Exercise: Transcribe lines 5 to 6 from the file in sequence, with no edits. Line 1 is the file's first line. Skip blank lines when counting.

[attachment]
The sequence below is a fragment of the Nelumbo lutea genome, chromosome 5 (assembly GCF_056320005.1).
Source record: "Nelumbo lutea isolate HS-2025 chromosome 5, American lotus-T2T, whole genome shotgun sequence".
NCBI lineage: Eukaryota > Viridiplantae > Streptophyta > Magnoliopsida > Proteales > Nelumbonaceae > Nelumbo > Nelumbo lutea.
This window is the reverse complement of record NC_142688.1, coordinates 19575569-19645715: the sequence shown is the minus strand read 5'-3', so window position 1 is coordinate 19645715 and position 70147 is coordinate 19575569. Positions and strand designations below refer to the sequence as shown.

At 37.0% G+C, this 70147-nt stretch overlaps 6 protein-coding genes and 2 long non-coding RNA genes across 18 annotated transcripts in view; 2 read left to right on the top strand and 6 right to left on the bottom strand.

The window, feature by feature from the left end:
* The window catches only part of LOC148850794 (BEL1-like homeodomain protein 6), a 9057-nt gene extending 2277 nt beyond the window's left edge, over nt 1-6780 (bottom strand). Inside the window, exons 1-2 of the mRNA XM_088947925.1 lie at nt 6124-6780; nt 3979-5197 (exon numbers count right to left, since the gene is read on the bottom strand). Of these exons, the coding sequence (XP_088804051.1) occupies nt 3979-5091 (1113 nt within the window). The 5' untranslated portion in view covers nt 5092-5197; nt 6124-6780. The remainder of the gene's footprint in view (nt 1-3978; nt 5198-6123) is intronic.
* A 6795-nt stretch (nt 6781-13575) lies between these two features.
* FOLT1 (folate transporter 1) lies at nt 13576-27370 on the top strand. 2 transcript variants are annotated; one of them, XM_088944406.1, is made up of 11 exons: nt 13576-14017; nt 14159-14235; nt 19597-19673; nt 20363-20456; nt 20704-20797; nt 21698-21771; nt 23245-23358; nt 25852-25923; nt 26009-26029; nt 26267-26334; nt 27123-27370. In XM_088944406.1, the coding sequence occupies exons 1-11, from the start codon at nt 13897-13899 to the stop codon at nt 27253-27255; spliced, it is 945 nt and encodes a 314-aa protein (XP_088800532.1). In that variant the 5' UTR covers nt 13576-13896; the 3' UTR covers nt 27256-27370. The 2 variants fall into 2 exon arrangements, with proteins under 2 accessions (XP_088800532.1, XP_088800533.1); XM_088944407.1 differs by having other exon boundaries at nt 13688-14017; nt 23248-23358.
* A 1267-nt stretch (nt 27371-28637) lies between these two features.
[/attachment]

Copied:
At 37.0% G+C, this 70147-nt stretch overlaps 6 protein-coding genes and 2 long non-coding RNA genes across 18 annotated transcripts in view; 2 read left to right on the top strand and 6 right to left on the bottom strand.

The window, feature by feature from the left end: